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Easter Eggs

One nice feature I've never seen in any other paint program is the online help. Hold down the apple key and click on a paint tool; ever seen a 60 frames per second scroll bar detail help in a paint program?

Dream Grafix

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Average Rating: 4.8 (7 people have rated this item.)

RAM Requirement: 1.25 meg RAM

Release Status: Reclassified Freeware

Year: 1992

Publisher: DreamWorld

Developers: Jason Anderson & Steve Chiang

System 6 Compatible: Yes

Hard Drive Installable: Yes

  Download 2image Archive (450k)

  Download the manual in PDF format (7658k)

Screen Shot

Ah, Dream Graphix. The first I heard about it, which was quite some time before I was able to purchase the program, was from the nicely assembled Dream Graphix demo, which was released while the application was still in development.

It promised colour capability and tools like no existing paint program - it was the first IIGS paint program to boast the use of 3200 colours on screen at once, a technique involving an individual 16 colour palette every row of pixels along the IIGS super hi-res screen mode. Being 200 rows of pixels down, and with 16 colours to every row, this produced the maxiumum possible number of colours as being 3200. This allowed more photo realistic quality to images on a IIGS and borrowed images from the Amiga and the by then popular VGA format of IBM PC based clones. Some images worked better than others when converted.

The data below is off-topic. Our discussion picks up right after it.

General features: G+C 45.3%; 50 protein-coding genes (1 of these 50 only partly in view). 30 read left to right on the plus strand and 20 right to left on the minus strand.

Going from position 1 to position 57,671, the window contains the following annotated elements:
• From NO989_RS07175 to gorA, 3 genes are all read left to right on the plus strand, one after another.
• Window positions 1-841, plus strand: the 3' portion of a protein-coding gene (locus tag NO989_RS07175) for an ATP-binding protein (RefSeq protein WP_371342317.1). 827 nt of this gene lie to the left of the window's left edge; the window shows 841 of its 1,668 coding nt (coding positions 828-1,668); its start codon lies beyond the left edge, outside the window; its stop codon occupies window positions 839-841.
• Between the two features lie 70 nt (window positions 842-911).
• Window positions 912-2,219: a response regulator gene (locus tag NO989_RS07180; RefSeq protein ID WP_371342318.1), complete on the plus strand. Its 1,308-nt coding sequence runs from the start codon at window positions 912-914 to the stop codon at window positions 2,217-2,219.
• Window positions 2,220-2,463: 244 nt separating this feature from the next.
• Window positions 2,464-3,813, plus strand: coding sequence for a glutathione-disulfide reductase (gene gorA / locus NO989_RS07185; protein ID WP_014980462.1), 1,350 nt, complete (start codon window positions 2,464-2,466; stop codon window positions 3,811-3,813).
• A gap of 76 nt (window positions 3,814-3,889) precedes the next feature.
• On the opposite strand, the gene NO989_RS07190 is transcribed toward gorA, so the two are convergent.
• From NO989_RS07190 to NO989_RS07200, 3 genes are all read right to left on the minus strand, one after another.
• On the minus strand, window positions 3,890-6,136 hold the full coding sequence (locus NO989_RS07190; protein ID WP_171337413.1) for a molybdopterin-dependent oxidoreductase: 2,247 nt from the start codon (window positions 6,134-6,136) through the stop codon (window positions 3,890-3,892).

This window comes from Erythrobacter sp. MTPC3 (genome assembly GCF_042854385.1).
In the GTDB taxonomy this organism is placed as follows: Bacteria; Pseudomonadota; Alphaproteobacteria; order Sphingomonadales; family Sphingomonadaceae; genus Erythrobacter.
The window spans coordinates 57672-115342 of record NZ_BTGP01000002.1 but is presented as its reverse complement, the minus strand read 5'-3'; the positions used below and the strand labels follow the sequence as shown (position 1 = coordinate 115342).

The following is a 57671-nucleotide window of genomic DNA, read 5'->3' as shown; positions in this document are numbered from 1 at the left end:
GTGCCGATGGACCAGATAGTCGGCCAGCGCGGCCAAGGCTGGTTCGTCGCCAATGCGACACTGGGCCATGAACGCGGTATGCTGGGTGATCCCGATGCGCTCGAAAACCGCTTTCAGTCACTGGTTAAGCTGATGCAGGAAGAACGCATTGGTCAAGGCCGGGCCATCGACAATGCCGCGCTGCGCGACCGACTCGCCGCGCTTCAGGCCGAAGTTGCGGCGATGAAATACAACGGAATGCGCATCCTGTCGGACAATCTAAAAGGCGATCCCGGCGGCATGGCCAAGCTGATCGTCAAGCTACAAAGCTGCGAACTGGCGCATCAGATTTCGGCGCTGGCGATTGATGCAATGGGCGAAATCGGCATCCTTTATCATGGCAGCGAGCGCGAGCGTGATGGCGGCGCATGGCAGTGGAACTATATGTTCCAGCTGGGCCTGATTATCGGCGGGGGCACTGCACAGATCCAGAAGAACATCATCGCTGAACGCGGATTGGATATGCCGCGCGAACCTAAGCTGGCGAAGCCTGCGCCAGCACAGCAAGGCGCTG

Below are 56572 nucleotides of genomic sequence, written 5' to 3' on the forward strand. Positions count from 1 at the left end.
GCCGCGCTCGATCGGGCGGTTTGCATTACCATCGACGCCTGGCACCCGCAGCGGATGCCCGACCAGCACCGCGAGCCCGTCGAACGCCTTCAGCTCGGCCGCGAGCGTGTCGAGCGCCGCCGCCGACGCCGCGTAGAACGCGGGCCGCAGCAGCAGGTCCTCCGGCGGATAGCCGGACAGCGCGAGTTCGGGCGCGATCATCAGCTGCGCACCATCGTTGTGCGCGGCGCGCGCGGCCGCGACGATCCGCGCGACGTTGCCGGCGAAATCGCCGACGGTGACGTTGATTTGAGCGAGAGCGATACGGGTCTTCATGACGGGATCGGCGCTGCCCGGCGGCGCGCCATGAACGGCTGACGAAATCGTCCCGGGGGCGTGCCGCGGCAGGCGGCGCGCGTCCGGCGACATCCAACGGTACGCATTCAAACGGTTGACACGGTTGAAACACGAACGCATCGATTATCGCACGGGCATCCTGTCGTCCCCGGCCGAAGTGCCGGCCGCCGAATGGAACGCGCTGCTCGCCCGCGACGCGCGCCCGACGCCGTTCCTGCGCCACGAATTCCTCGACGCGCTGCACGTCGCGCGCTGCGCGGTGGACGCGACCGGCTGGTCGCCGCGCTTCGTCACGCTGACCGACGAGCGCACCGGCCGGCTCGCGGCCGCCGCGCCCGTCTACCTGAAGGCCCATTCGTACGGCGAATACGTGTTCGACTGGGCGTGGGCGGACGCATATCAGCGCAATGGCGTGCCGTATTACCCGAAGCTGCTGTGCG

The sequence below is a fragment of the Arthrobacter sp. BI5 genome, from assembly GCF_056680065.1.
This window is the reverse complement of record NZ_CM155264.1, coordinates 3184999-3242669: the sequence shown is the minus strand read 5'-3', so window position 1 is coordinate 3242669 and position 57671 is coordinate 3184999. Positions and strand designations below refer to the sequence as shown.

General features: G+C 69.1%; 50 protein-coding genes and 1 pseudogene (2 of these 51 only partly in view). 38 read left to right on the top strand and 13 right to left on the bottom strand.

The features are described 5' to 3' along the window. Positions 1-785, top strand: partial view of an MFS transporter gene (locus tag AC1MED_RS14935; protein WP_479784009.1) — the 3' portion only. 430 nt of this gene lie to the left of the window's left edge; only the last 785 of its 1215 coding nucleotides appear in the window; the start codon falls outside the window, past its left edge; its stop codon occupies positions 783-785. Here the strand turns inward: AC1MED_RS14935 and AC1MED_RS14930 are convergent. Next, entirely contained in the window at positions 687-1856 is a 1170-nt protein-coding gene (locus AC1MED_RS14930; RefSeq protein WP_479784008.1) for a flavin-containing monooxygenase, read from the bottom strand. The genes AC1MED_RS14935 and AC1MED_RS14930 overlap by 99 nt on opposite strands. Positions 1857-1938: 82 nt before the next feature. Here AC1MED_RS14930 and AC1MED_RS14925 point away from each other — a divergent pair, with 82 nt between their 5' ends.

The drawback of the 3200 colour mode and perhaps the reason why we saw too few 3200 colour images created solely on a IIGS, was that displaying all 200 colour palettes was a strain on the processor. When displaying a 3200 colour image, the IIGS barely has enough puff left to do anything else, including displaying the typical pull down menus, windows and dialogues typical of GS/OS based programs.

Dream Graphix cleverly circumvented this limitation by using a graphic mode that only displayed 15 rows of colour at a time, the 16th being grayscale, which would follow the cursor i.e. if you moved the mouse cursor from the top of the image to the bottom, a colour band would move along with the cursor from top to bottom, while the rest of the image would be displayed in grayscale.

This, however, made the act of simple painting somewhat less of freehand deal. In short it was difficult mastering this way of painting. You COULD view the image in full colour, but that made the program unbearably slow, again, no real option. So the 3200 colour mode was best left to adding colour gradients and converting VGA images.

Dream Graphix didn't just operate in 3200 colour mode. Its 256 colour tools was worth the price of admission alone. The 256 colour mode, created by the use of 16 x 16 colour palettes that could be distributed as far and wide as you liked along the 200 rows of pixels, was a lot easier to handle. The placement of the palettes was nicely handled using colour coding in the IIGS video borders to show which palettes correspond to where they have been allocated.

The plug-in feature of Dream Graphix was an exciting prospect, but third parties never exploited it. At the time, a plug-in that would import GIF images, convert to 3200 colours and you could retouch the images immediately from Dream Graphix was my ideal add-on, but it never surfaced. However, you could import Print Shop graphics into Dream Graphix using the plug-in provided with version 1.06.

Apart from these features, Dream Graphix came with the standard painting tools as previous paint programs. In some cases, it actually had less powerful painting tools, especially when compared with its contemporary rival, Platinum Paint.